Billions of pounds were wiped off market values as European exchanges sank to new lows for 1998. Some analysts are even beginning to point to a scary resemblance to the 1929 Wall Street Crash.
"I'm half frightened and half bearish," said Barton Biggs, chief global strategist at Morgan Stanley Dean Witter. "There is still a chance that we'll have a rally that is going to last a couple of weeks and take up another 5 to 10 per cent before we plunge into the abyss."
The worst-hit market was Lisbon, which had to halt stock trading for two hours after shares dived 15 per cent in what was described as "near panic" selling.
Wall Street was hit by the disclosure that Bankers Trust is owed $850m by hedge funds, sending the Dow Jones down 166 points or more than 2 per cent to 7,675 by lunchtime.
In London the FTSE 100 index closed down more than 3 per cent at 4,908. The latest purchasing managers survey showing manufacturing activity declining for the sixth successive month added to the gloom. The index now stands at 20 per cent below its July peak.
Employment and price indices both showed steep falls, as did Britain's export performance. The beneficiaries were again bond markets, which registered strong gains.
In Tokyo, the September Tankan survey of industrialists showed business confidence at a four-year low, sending the Nikkei reeling 209.27 to 13197.
Continental bourses fared even worse than London, with the main Frankfurt and Madrid indices showing falls of 7 per cent or more.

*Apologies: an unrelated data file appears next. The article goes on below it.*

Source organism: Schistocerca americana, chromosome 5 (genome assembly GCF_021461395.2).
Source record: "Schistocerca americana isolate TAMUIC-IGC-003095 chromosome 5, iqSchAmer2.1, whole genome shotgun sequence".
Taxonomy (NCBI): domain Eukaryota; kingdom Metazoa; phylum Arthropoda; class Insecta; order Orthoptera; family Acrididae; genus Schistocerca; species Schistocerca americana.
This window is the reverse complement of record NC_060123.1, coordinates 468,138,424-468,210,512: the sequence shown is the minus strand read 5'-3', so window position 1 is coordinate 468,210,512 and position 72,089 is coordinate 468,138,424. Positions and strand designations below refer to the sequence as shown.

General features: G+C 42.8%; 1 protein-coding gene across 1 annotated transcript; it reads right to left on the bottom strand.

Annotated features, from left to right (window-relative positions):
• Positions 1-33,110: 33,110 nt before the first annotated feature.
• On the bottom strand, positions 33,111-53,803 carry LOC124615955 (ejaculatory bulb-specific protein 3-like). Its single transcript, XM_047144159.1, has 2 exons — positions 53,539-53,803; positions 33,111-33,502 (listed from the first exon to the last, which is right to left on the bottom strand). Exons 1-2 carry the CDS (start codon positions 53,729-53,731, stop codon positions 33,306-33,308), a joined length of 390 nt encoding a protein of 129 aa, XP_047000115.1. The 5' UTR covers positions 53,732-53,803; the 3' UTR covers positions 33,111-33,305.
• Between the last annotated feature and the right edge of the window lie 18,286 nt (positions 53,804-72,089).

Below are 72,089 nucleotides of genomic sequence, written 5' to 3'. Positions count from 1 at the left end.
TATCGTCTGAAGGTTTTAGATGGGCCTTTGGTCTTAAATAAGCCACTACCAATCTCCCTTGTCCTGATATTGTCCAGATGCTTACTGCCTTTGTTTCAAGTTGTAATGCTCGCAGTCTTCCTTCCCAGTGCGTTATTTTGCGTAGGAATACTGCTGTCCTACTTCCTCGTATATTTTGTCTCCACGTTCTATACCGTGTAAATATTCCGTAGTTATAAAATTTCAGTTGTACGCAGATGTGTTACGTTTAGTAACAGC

The grim news continued, with ING Barings cutting its 1998 earnings forecast and axeing 1,200 of its 9,000 staff worldwide. Around 40 of the jobs lost will be in London.
The Bank of Italy then admitted an investment of $100m in Long-Term Capital Management, the hedge fund that was the subject of the $3.75bn bail-out last week. The bank said it had also lent a further $150m.
Dresdner Bank shares fell after an informal briefing from its chief executive, Bernhard Walter, warning that market turmoil would hit third-quarter earnings. Dresdner is one of the European banks that invested in Long- Term Capital before the fund had to be bailed out.
In Washington, Michel Camdessus, managing director of the International Monetary Fund, and James Wolfensohn, World Bank president, urged the G7 group of leading industrialised nations to take action to alleviate the global crisis. Lower interest rates in the US and Europe were part of the solution, according to Mr Camdessus, as was action on debt relief.
Mr Wolfensohn said the G7 needed to be more aware of the linkages between the developed and the developing economies. "They [G7 economies] have to understand that the problems of the developing countries are their problems too," he said.
Speaking in advance of the annual IMF/World Bank meetings in Washington, Mr Wolfensohn gave a cautious welcome to proposals made on Wednesday by Gordon Brown, the Chancellor of the Exchequer, for a global regulator of the world's financial markets.
The World Bank president said he would be "perfectly happy" to take part in any such programme, and looked forward to discussing the details with Mr Brown.
The Nikkei fell to fresh 12-year lows after the Bank of Japan's Tankan survey showed business confidence slumping dramatically, prompting fear of bankruptcies
and fuelling concern that recession in Asia will spread around the world. .
Blue chips plunged to their lowest since December on the IMF warning of a global recession and worries the banking system will have to contend with more hedge funds running into difficulties. One again banking shares were under intense pressure. Barclays lost another 71p to 890p and Lloyds TSB gave up 57p to 602p. Footsie closed off 156.2 points at 4,908.2 after being as low as 4,881.3, Supporting shares were also hammered, touching levels not seen for more than two years. Centrica, the gas group, was the best performing blue chip, up 4.25p at 118p.
The Xetra Dax fell more than 7 per cent to its lowest level since December 1997, as worries grew over German banks' exposure to emerging markets.
Analysts fear the market is heading for 1929-style crash.Reuse content